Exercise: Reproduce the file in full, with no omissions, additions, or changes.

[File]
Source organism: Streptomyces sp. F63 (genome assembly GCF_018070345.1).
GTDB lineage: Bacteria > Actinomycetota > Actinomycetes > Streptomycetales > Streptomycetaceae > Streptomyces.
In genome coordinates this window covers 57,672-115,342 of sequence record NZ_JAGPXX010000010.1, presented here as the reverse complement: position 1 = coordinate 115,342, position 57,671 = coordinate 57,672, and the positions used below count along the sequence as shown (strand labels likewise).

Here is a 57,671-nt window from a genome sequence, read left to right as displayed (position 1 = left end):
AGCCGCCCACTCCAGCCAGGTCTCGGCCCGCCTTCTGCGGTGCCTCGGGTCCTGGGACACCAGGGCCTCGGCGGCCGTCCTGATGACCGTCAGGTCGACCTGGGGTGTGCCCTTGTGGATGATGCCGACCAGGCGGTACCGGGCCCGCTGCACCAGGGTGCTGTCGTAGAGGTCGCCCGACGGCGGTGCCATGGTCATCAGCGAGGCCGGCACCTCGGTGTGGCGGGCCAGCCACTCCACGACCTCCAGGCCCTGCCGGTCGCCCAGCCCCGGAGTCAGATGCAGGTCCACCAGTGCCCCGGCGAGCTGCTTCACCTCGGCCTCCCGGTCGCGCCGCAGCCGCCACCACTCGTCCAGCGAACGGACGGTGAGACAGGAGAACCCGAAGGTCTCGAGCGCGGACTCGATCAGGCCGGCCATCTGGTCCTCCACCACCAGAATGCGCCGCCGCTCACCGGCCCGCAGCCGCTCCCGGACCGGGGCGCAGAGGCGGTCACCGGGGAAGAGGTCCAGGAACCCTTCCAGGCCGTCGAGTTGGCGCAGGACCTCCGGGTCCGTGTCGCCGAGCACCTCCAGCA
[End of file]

Source organism: Streptomyces sp. F63 (genome assembly GCF_018070345.1).
GTDB lineage: Bacteria > Actinomycetota > Actinomycetes > Streptomycetales > Streptomycetaceae > Streptomyces.
In genome coordinates this window covers 57,672-115,342 of sequence record NZ_JAGPXX010000010.1, presented here as the reverse complement: position 1 = coordinate 115,342, position 57,671 = coordinate 57,672, and the positions used below count along the sequence as shown (strand labels likewise).

Here is a 57,671-nt window from a genome sequence, read left to right as displayed (position 1 = left end):
AGCCGCCCACTCCAGCCAGGTCTCGGCCCGCCTTCTGCGGTGCCTCGGGTCCTGGGACACCAGGGCCTCGGCGGCCGTCCTGATGACCGTCAGGTCGACCTGGGGTGTGCCCTTGTGGATGATGCCGACCAGGCGGTACCGGGCCCGCTGCACCAGGGTGCTGTCGTAGAGGTCGCCCGACGGCGGTGCCATGGTCATCAGCGAGGCCGGCACCTCGGTGTGGCGGGCCAGCCACTCCACGACCTCCAGGCCCTGCCGGTCGCCCAGCCCCGGAGTCAGATGCAGGTCCACCAGTGCCCCGGCGAGCTGCTTCACCTCGGCCTCCCGGTCGCGCCGCAGCCGCCACCACTCGTCCAGCGAACGGACGGTGAGACAGGAGAACCCGAAGGTCTCGAGCGCGGACTCGATCAGGCCGGCCATCTGGTCCTCCACCACCAGAATGCGCCGCCGCTCACCGGCCCGCAGCCGCTCCCGGACCGGGGCGCAGAGGCGGTCACCGGGGAAGAGGTCCAGGAACCCTTCCAGGCCGTCGAGTTGGCGCAGGACCTCCGGGTCCGTGTCGCCGAGCACCTCCAGCA